Ireland Old News




BALLINA CHRONICLE
Ballina, Co. Mayo
Wednesday, August 7, 1850

     THE CONSTABULARY - Constable M'Donnell, who was stationed here for the last three or four years, and who was a most efficient and useful officer of this valuable force, has retired from the service on compensation.

     In the House of Commons on Monday, Mr. Higgins took the oaths and his seat for the county of Mayo.

     We are sorry to learn that the potato crop in the neighbourhood of Ballinrobe, Hollymount, Westport and Castlebar, is seriously affected with the blight of former years.

     We are glad to find that Richard Hamilton, Esq., has returned to take charge of the unions under his inspection previous to his temporary absence from this neighbourhood.

     ELECTIONEERING INCIDENT - Numberless odd stories, arising out of the late elections in this county, have reached us, but anything more barefaced or disgraceful than the following we have never heard: At the petty sessions at Castlebar, held on Thursday last, a man named Richard Saunders, one of the "body guards", was brought up for having assaulted a car driver while  conveying freeholders from the upper portion of the county to Castlebar. The fellow was convicted, and fined 1 each or one months' imprisonment. The Rev. M. Curley, Roman Catholic Curate - who, we understand is paying off the election bills due on the part of Mr. Higgins - instantly paid the fine and Saunders was liberated. On that very evening he murderously assaulted a private of the 5th Dragoons and finished his day's "amusement" by robbing a poorhouse! Comment on the state of society in Mayo is useless.

THE CHURCH

     On the 3rd inst. the Rev. H.E. Joly, A.M., was installed Archdeacon of Killala, by the Very Rev. the Dean, under a mandate from the Lord Bishop; and on Sunday last he preached his first sermon for the year.

AUCTION
TO BE SOLD BY AUCTION,
On FRIDAY, the 9th instant,
AT FARRAGH,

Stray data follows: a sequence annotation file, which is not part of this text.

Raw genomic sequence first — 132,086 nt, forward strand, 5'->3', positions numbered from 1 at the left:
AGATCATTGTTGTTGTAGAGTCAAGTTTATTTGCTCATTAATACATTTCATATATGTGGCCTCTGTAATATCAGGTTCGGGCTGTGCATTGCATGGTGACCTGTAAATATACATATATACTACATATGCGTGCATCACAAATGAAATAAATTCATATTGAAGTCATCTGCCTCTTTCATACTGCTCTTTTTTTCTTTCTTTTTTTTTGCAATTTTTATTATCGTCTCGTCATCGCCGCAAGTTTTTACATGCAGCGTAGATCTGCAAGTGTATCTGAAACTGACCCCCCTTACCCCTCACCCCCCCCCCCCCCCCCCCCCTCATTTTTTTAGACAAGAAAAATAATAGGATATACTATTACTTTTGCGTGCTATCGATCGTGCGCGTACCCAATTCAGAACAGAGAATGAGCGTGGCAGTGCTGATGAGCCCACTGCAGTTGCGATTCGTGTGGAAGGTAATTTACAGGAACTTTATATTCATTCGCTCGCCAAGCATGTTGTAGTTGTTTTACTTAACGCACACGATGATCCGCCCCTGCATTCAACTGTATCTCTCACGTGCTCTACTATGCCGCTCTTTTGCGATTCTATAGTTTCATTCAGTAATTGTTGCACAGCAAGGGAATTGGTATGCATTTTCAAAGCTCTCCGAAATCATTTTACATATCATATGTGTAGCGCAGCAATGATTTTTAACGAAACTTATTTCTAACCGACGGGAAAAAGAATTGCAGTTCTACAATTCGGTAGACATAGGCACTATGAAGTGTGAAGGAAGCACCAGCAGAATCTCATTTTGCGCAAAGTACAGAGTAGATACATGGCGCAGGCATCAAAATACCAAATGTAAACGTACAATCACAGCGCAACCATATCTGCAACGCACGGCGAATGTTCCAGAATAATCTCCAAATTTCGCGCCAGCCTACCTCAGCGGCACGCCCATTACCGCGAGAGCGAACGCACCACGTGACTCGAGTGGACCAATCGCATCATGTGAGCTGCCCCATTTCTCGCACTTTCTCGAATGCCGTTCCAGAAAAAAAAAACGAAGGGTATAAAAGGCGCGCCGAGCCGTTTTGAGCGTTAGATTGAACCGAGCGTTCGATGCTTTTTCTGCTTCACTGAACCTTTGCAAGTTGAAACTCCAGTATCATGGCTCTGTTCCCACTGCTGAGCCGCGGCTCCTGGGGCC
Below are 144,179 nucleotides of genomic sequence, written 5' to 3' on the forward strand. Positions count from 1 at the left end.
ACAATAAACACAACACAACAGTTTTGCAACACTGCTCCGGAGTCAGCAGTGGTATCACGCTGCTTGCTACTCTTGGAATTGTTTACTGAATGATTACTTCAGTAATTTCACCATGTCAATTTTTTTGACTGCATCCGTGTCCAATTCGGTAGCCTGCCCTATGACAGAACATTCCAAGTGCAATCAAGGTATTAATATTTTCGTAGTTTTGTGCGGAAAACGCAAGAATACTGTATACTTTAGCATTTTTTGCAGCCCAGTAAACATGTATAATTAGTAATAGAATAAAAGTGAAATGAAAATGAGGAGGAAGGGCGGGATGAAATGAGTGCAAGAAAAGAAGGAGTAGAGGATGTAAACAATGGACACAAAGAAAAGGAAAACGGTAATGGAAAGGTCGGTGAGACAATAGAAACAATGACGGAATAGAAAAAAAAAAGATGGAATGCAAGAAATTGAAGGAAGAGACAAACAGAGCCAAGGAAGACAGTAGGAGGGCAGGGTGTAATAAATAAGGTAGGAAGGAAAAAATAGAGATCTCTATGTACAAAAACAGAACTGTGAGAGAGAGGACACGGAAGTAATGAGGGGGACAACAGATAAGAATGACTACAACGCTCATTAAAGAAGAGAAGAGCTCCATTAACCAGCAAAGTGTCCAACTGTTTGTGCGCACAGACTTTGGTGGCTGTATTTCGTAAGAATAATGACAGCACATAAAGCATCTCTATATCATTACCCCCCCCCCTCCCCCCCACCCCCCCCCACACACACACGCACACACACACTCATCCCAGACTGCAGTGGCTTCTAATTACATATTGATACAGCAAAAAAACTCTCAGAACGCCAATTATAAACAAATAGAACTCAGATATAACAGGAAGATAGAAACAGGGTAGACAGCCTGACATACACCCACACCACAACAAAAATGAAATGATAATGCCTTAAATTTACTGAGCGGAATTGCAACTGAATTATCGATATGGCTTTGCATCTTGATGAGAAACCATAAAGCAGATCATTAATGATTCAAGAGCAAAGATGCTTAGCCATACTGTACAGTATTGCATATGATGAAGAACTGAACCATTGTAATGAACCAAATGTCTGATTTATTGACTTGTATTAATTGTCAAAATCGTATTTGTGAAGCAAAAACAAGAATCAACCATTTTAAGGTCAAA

The Residence of 
THOMAS WALDRON, ESQ.

     A QUANTITY OF HOUSEHOLD FURNITURE, consisting of one dozen of Mahogany cane-bottomed Chairs, equal to new; Mahogany Tables; Sideboard, Bookcases, Dining Tables; Basinstands and Dressing Glasses, Feather Beds and Bedding.
     A plough, Turnip Marrow, Plough Backhand and Chains; together with several other useful articles for Farming purposes.
     TERMS CASH, and the purchaser to pay Auction Fees.
               JOHN G. JONES, Auctioneer.
Ballina, 2d August, 1850.

BALLINA
CLASSICAL AND COMMERCIAL SCHOOL.

Mr. J.R. WILLIAMS begs respectfully to acquaint his friends that VACATION will terminate on the 3rd of AUGUST, and that business will be resumed on the following MONDAY, when the punctual attendance of his PUPILS is requested.

MISCELLANEOUS

     Captain Kennedy, Poor Law Inspector, has been removed  from Kilrush to Kilkenny, and Mr. Briscoe, Poor Law Inspector, for the unions of Ennis, Ennistymon, Kilrush and Kildysart.
     Mr. Hollingsworth, who for many years conducted the King's rooms at Southsea Beach, Portsmouth, died suddenly, from apoplexy, on Wednesday last.
     There are 461 paupers in the Ballinasloe workhouse, where the average cost per head, per week, does not exceed 10d.
     Christopher St. George, Esq., M.P., has given on his estate at Outerard, a suitable site for a Roman Catholic school, to be founded on the principle of the national education system.
     At Cork assizes a verdict of 15 damages and costs was returned against Mr. Charles Bianconi, at the suit of Mr. J.H. Hargrave, for injury sustained by plaintiff while proceeding on defendant's public car from Youghal to Cork.